Tuesday 25 March 2003

The unbearable heaviness of babble

I’ve been meaning to write about Liz’s extroversion post ever since Phil Ringnalda pointed to it at the beginning of the month. Though Phil doesn’t reveal precisely what Liz revealed “about extroverts that has baffled [him] for years,” her post confirmed what I’d long suspected: that extroverts don’t know what they think about an issue until they’ve talked about it at (interminable) length. As Liz explained:

…I said that the whole concept of something being “self-evident” seems to me to very specific to introverts. Where an introvert sees something as obvious based on observed actions, an extrovert is more likely to want to explore it, to triangulate views from multiple sources before forming an opinion. To be valid, for me, an opinion must include input from other sources—I don’t believe any of us can be “objective” or see a full version of what’s around us, and without asking what others see, I don’t believe I’m getting a full picture.

That’s where the conversation got particularly interesting—I told her that I thought the extrovert’s desire to discuss things endlessly was the antithesis to the belief that something is “self-evident.” She said she’d always assumed that the talk was an announcement of fully formed ideas, not a thought-forming process—that the people talking “already had their ideas, and felt a need to subject us to them.” And I replied that for me, that talk is really the only thought-forming process; the thoughts aren’t solid until they’re expressed, discussed, poked, prodded, etc. Internally, thoughts are amorphous and unformed. When “exposed to the light” through expression, you can see if they’re solid.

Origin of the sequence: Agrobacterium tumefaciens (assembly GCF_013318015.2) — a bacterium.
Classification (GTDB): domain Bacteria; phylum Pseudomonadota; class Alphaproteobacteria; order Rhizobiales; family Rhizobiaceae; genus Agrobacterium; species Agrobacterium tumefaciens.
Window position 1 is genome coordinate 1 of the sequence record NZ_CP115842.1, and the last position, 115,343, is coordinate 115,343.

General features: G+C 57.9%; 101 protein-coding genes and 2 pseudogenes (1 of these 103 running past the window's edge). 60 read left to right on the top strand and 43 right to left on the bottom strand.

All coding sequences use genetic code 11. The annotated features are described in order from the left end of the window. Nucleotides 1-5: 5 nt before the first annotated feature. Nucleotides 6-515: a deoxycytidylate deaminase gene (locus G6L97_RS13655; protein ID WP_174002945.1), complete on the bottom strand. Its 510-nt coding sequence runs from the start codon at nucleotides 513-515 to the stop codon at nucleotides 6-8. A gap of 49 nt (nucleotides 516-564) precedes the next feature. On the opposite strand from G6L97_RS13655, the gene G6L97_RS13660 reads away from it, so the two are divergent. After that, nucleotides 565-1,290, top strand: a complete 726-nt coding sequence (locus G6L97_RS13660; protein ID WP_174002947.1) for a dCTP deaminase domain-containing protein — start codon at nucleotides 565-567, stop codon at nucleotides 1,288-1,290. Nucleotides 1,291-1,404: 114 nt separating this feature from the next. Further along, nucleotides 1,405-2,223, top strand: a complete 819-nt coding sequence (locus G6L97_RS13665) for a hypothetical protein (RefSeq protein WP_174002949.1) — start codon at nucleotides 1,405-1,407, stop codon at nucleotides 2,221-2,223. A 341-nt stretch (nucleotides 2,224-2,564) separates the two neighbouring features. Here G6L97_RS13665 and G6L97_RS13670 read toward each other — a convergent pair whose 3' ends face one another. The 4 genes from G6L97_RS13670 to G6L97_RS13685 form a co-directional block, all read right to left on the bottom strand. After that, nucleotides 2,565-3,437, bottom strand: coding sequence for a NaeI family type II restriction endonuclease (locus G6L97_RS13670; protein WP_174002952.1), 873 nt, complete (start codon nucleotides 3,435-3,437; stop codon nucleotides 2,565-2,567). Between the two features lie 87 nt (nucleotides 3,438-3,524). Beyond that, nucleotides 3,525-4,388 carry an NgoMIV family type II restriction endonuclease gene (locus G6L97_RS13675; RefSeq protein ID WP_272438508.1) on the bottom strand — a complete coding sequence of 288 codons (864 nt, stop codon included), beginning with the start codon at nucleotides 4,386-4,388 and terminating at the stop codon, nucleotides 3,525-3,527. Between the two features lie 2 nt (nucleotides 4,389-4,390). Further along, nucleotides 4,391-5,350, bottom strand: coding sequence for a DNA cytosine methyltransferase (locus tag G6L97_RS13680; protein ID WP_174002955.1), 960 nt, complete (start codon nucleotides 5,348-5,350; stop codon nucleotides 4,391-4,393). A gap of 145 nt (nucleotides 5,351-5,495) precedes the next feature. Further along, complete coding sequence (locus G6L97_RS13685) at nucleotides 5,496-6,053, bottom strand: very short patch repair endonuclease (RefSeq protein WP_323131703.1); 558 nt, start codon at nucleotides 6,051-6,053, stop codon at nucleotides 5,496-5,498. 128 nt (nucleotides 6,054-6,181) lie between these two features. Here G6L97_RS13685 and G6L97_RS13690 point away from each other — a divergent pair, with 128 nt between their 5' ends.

I was reminded of Faulkner’s question: “How do I know what I think until I see what I’ve written?” (Which, for extroverts would be: “How do I know what I think until I hear what I’ve said?”)

The process of triangulation that Liz describes, of comparing views from multiple sources, is something I can do in my head because—and I have no idea whether this holds true for other introverts—for most subjects, I don’t feel attached to any particular point of view. For example, I regard General Curtis LeMay as one of the most gifted and courageous generals of World War II while at the same time I believe that he was a war criminal according to the standards established by the Tokyo War Crimes trials. I suspect it’s this ability to hold simultaneously contradictory viewpoints that makes the internal triangulation possible, though the end result—a state of almost permanent ambivalence—is frustrating for those who see issues from one perspective or another.

[I admit to being puzzled by Liz’s need to determine, through conversation, “what others see,” since I am so rarely surprised by what others see. One only needs to spend ten minutes or so with most people in order to predict, with a high degree of accuracy, their position on any issue. The introvert’s pain at being trapped in a conversation with extroverts is caused partly by boredom—we’ve already formulated allthe arguments in our heads—and partly by repetition—we then have to listen to those arguments being repeated ad infinitum.]